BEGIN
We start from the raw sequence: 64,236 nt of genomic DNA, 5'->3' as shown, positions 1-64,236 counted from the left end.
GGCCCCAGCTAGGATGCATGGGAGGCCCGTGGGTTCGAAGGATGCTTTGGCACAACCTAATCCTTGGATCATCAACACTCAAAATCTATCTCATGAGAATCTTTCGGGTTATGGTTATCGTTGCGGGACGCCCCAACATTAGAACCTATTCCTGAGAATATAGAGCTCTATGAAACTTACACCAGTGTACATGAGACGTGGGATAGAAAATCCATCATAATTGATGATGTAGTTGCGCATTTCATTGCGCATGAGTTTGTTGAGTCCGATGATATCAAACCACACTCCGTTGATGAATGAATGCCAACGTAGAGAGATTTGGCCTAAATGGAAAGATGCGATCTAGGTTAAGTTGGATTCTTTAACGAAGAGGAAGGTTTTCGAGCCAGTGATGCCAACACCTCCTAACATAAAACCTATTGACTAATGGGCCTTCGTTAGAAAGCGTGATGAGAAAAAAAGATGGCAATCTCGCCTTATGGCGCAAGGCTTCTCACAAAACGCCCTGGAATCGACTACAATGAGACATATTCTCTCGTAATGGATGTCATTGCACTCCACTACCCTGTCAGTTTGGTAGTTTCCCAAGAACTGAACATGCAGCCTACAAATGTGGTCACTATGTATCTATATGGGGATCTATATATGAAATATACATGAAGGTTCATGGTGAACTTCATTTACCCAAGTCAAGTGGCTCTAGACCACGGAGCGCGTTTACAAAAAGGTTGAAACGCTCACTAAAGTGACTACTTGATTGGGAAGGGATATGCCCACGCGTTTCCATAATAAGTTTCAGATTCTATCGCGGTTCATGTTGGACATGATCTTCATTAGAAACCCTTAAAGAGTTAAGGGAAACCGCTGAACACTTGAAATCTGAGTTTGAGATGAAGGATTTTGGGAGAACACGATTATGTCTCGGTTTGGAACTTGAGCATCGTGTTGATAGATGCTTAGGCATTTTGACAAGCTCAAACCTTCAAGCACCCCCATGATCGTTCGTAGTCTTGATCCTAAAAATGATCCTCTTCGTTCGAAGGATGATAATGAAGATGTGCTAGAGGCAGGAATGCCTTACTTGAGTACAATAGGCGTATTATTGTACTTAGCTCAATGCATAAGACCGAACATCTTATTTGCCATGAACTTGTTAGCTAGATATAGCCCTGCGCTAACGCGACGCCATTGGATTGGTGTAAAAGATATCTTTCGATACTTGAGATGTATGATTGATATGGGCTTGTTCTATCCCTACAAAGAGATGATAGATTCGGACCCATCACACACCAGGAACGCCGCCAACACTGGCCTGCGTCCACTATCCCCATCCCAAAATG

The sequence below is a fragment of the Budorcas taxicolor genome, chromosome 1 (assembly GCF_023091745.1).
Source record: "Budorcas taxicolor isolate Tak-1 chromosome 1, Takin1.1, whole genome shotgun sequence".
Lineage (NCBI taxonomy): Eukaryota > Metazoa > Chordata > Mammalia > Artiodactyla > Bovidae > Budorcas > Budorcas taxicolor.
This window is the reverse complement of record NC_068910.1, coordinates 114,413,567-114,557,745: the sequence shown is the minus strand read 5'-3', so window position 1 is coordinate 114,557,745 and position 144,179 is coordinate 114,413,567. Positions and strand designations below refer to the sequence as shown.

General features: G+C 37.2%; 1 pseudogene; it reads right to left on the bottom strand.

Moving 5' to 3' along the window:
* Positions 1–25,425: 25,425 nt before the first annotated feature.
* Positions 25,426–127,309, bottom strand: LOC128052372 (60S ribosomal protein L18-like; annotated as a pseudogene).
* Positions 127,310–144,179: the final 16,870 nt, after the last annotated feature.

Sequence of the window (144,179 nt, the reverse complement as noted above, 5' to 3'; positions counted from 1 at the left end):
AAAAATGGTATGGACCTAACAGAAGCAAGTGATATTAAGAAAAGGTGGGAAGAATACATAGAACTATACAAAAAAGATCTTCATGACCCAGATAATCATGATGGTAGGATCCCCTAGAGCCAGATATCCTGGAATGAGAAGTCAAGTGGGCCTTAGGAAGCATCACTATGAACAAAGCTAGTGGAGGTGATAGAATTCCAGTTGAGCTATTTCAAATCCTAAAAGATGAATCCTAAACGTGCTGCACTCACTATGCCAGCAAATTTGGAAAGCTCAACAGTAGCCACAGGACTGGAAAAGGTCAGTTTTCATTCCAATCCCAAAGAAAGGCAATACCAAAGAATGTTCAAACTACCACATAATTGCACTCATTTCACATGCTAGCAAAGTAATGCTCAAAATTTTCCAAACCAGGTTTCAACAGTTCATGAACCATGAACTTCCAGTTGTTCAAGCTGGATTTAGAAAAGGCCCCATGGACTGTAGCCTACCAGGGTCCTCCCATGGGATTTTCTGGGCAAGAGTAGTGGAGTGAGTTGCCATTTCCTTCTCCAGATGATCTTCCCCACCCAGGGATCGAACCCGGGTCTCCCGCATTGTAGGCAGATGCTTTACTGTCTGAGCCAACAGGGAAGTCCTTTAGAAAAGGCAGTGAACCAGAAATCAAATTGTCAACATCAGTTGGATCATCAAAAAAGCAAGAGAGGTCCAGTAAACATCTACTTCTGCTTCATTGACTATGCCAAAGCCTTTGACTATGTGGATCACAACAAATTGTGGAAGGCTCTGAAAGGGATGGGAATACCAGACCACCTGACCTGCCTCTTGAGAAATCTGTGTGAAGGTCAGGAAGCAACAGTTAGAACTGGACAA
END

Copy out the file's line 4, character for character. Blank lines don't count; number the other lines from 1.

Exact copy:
Source record: "Budorcas taxicolor isolate Tak-1 chromosome 1, Takin1.1, whole genome shotgun sequence".